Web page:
If these settings are exactly as you stated, you should decide what you want to do There are two ways: start looking for another job and keep quite, documenting every command of your current manager in order to cover your behind, an leave as soon as suitable position found. Go over his head to the bosses bosses boss with original plan, changes of your ...


-1

First, I think this is unprofessional for the exact same reasons why the behavior in the other question is unprofessional, although perhaps it will be seen as a little bit less prima-donna-ish, since you are not insisting that the right not to work with the technology is an absolute condition for you to work for this employer. So it’s still unprofessional, ...


5

All that you mention seems to be more constructive approaches, stances, and polite communication in general than saying "I won't work with X technology, period.", or asking for a contract that states that you won't ever work with X technology. The phrasings you use are more of the form "I would work with X technology if needed or required, but ...


1

A manager can operate a meeting any way they like within reason. Is everything getting said that needs saying? If it is its just the rudeness you are dealing with, rudeness will have a way of getting him back if he does it everywhere and all the time, so you can let him hang with his own rope. But if not everything is getting said that needs saying, you ...


1

Next time there is a review of your work, you tell them that you deserve a good raise for all the work you did, specifying exactly those areas. Your boss will be surprised because that colleague claimed it was his work. Now you act all surprised, because that is total news to you, and you tell your boss that your colleague would have had no idea how to do ...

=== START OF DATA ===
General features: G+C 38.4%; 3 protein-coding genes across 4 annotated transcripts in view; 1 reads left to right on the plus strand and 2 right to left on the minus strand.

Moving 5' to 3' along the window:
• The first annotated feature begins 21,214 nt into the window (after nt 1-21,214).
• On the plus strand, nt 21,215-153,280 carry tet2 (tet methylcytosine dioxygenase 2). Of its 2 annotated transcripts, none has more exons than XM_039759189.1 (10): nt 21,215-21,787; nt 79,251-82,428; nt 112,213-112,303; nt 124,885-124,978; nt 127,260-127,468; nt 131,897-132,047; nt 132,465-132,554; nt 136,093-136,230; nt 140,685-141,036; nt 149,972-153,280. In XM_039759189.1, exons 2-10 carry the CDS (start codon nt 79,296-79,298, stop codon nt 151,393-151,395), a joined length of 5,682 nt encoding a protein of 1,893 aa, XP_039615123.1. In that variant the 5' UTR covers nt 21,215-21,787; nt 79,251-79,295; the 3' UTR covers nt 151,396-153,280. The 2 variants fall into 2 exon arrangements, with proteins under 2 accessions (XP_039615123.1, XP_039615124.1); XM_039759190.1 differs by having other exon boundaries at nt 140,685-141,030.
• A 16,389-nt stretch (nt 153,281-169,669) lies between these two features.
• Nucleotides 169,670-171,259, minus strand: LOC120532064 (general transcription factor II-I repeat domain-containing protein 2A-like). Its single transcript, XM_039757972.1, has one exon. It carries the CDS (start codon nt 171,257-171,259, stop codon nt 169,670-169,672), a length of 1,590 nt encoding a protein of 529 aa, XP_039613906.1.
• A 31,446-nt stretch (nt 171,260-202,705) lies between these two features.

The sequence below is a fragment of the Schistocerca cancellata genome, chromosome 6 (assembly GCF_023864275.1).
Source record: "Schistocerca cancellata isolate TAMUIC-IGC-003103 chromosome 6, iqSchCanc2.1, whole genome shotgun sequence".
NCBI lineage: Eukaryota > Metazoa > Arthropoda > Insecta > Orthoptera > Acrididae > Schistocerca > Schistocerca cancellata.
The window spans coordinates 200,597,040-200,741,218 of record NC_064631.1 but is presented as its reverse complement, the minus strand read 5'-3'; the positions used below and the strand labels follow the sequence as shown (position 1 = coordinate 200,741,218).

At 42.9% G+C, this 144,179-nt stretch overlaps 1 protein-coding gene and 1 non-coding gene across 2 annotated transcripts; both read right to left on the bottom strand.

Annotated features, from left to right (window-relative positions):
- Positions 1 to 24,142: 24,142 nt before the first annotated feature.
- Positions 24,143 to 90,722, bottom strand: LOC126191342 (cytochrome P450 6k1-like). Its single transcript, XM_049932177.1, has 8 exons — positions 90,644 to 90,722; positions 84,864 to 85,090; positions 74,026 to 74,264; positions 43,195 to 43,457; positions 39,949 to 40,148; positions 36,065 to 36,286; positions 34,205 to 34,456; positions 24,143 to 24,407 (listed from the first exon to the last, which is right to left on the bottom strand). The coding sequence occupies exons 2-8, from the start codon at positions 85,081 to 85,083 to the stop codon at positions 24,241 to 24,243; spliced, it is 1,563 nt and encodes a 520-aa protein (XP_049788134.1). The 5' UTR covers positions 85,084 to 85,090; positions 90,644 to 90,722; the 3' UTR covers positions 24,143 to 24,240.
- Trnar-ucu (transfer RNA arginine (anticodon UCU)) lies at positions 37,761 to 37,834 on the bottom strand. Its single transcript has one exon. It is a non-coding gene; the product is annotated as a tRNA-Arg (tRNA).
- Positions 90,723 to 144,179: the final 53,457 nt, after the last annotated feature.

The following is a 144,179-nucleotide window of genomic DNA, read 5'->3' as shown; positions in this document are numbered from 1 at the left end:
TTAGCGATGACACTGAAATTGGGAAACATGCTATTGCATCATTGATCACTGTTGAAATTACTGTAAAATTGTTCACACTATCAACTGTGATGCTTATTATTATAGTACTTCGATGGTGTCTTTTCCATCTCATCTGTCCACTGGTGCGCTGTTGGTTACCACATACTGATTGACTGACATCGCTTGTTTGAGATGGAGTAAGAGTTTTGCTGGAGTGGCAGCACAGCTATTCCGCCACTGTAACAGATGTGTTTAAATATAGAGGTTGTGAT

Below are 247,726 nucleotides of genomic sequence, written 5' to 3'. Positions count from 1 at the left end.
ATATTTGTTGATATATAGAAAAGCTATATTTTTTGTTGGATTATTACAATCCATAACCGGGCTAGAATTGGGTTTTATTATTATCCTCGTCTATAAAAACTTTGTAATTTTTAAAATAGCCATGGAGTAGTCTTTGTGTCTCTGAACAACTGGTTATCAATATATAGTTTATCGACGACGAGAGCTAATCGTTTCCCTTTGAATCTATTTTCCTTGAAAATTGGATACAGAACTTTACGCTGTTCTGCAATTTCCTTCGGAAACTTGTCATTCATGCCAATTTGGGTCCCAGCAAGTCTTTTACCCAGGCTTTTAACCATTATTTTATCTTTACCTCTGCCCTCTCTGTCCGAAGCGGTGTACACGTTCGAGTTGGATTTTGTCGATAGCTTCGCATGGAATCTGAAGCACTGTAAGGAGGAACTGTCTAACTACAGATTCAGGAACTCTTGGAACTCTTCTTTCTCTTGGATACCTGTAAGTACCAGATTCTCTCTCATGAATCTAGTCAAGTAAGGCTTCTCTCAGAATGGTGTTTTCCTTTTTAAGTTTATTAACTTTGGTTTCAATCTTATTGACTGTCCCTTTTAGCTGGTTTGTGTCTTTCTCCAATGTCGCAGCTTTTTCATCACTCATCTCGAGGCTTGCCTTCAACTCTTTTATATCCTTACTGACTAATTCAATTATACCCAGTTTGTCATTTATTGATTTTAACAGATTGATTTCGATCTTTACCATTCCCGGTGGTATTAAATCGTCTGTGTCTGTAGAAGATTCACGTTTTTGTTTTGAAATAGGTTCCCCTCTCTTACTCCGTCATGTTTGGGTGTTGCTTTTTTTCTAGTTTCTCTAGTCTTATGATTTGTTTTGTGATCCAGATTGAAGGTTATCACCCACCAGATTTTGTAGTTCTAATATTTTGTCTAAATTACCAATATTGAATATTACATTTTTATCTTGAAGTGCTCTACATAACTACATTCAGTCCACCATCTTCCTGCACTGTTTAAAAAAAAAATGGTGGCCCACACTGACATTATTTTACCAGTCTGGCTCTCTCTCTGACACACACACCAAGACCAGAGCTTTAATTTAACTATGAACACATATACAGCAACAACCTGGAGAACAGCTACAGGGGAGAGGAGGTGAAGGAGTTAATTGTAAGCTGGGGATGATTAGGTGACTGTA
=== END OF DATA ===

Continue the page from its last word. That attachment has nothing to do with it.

1

Go directly at the source and clear things up. Assuming the meeting are improptu you can go see 'The lady' and indicate that the impromptu coffee meetings do not require invitation and are not exclusive. You can state that they are not coordinatedand and whoever can come chat. Once this is cleared up if the complains arise again you can restate this via ...


6

One lady in particular is late most every day, comes and goes as she pleases and doesn’t offer to help when needed so she has lost some respect of ppl in our department. This is the real problem - people don't like her for a work-related reason. Her boss then went to mine to tell him the same. My boss then went to one of my staff, went in her office with ...


-3

This line stands out to me: I was really excited initially when I started here because there were so many things to improve. This wouldn't have been the case if the Lead Dev you mention was a better developer. In fact, you've been given a great opportunity to tackle these problems with apparently a more or less free hand to do as you pleased. A lot of devs ...


3

Problem 1: Behavior At this point I don't understand why he does that. It's a behavior of a child who wants to have it his own way although his own way is wrong. One might say it is...Narcissistic behavior. If he gave me any arguments, even arguments such as "I subjectively don't like working with [technology A]" or "My boss asked me to do ...


0

Your manager's job is to deliver "value" through the team. That implies that the team needs to be in a good state - people are happy, they're motivated, they have the proper technical skills to attack the problems of the team, etc. Having periodic 1:1s is one of the main ways managers achieve the above. Therefore asking to ditch this is asking your ...


8

Manage upward Some people who end up in management positions without much management ability believe that being the boss means they need to make the decisions. It may be that your boss is pushing you to make changes because he feels obligated to assert his authority. Even though he doesn't understand the consequences of the decisions, his priority is to have ...


1

I'm starting to think he simply does that in order not to agree with me and massively distrusts my judgement. This might be the case but it probably isn't as simple as that. Are there any reasons why your boss might not trust you? Poor performance or previous bad judgements could be the reason, but more often this kind of mistrust is based on some kind of ...


0

Somehow, you seem to "conveniently provide" all sorts of justifications for your bosses' behavior – other than the possibility that his point-of-view just might be a bit more experienced than yours. Why don't you start by ... asking him? Because, by definition of the command-structure, it will be his "ass that's in a sling," not yours, if ...